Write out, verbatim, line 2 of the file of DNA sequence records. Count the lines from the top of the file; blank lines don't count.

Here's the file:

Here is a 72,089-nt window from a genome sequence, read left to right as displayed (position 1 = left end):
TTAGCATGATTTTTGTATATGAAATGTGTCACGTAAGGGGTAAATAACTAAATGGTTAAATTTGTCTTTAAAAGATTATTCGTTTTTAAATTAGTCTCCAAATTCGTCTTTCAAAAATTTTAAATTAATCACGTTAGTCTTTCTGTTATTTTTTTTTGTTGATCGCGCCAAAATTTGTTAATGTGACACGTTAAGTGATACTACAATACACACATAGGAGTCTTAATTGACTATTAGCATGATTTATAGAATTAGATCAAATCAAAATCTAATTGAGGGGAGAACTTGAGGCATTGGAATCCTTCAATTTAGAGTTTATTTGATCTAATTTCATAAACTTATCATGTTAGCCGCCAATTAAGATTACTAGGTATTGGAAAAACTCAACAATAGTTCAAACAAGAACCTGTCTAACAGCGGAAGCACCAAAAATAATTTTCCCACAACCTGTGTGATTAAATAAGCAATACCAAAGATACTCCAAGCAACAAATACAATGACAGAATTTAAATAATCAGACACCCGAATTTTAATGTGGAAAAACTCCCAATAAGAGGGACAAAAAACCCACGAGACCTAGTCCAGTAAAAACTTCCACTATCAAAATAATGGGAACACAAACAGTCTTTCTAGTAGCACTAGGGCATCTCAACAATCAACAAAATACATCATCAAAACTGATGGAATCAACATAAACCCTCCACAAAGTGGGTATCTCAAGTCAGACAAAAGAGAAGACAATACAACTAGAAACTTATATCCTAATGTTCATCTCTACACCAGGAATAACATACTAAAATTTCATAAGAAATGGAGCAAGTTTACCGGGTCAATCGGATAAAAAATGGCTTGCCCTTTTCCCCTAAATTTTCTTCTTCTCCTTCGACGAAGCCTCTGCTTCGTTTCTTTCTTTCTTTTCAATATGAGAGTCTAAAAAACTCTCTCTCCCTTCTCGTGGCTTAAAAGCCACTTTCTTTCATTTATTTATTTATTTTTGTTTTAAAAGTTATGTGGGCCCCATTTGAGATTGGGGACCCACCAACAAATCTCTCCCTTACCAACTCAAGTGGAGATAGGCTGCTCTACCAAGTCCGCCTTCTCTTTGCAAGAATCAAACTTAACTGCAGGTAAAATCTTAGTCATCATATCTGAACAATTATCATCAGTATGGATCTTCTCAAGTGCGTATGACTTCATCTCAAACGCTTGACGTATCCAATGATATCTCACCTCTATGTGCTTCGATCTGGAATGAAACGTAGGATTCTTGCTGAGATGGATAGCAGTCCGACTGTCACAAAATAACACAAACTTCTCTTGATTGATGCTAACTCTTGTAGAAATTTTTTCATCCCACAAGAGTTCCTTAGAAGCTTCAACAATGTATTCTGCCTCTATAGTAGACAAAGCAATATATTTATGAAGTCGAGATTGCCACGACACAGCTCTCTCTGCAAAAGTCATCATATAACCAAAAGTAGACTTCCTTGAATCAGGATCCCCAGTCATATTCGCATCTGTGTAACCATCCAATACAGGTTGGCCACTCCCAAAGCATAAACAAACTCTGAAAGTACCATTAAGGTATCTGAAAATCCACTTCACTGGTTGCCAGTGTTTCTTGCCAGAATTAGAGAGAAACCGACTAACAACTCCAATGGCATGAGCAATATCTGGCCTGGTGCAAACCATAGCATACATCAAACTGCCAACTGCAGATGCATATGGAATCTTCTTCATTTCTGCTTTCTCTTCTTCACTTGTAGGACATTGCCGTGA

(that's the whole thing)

TTAGCATGATTTTTGTATATGAAATGTGTCACGTAAGGGGTAAATAACTAAATGGTTAAATTTGTCTTTAAAAGATTATTCGTTTTTAAATTAGTCTCCAAATTCGTCTTTCAAAAATTTTAAATTAATCACGTTAGTCTTTCTGTTATTTTTTTTTGTTGATCGCGCCAAAATTTGTTAATGTGACACGTTAAGTGATACTACAATACACACATAGGAGTCTTAATTGACTATTAGCATGATTTATAGAATTAGATCAAATCAAAATCTAATTGAGGGGAGAACTTGAGGCATTGGAATCCTTCAATTTAGAGTTTATTTGATCTAATTTCATAAACTTATCATGTTAGCCGCCAATTAAGATTACTAGGTATTGGAAAAACTCAACAATAGTTCAAACAAGAACCTGTCTAACAGCGGAAGCACCAAAAATAATTTTCCCACAACCTGTGTGATTAAATAAGCAATACCAAAGATACTCCAAGCAACAAATACAATGACAGAATTTAAATAATCAGACACCCGAATTTTAATGTGGAAAAACTCCCAATAAGAGGGACAAAAAACCCACGAGACCTAGTCCAGTAAAAACTTCCACTATCAAAATAATGGGAACACAAACAGTCTTTCTAGTAGCACTAGGGCATCTCAACAATCAACAAAATACATCATCAAAACTGATGGAATCAACATAAACCCTCCACAAAGTGGGTATCTCAAGTCAGACAAAAGAGAAGACAATACAACTAGAAACTTATATCCTAATGTTCATCTCTACACCAGGAATAACATACTAAAATTTCATAAGAAATGGAGCAAGTTTACCGGGTCAATCGGATAAAAAATGGCTTGCCCTTTTCCCCTAAATTTTCTTCTTCTCCTTCGACGAAGCCTCTGCTTCGTTTCTTTCTTTCTTTTCAATATGAGAGTCTAAAAAACTCTCTCTCCCTTCTCGTGGCTTAAAAGCCACTTTCTTTCATTTATTTATTTATTTTTGTTTTAAAAGTTATGTGGGCCCCATTTGAGATTGGGGACCCACCAACAAATCTCTCCCTTACCAACTCAAGTGGAGATAGGCTGCTCTACCAAGTCCGCCTTCTCTTTGCAAGAATCAAACTTAACTGCAGGTAAAATCTTAGTCATCATATCTGAACAATTATCATCAGTATGGATCTTCTCAAGTGCGTATGACTTCATCTCAAACGCTTGACGTATCCAATGATATCTCACCTCTATGTGCTTCGATCTGGAATGAAACGTAGGATTCTTGCTGAGATGGATAGCAGTCCGACTGTCACAAAATAACACAAACTTCTCTTGATTGATGCTAACTCTTGTAGAAATTTTTTCATCCCACAAGAGTTCCTTAGAAGCTTCAACAATGTATTCTGCCTCTATAGTAGACAAAGCAATATATTTATGAAGTCGAGATTGCCACGACACAGCTCTCTCTGCAAAAGTCATCATATAACCAAAAGTAGACTTCCTTGAATCAGGATCCCCAGTCATATTCGCATCTGTGTAACCATCCAATACAGGTTGGCCACTCCCAAAGCATAAACAAACTCTGAAAGTACCATTAAGGTATCTGAAAATCCACTTCACTGGTTGCCAGTGTTTCTTGCCAGAATTAGAGAGAAACCGACTAACAACTCCAATGGCATGAGCAATATCTGGCCTGGTGCAAACCATAGCATACATCAAACTGCCAACTGCAGATGCATATGGAATCTTCTTCATTTCTGCTTTCTCTTCTTCACTTGTAGGACATTGCCGTGA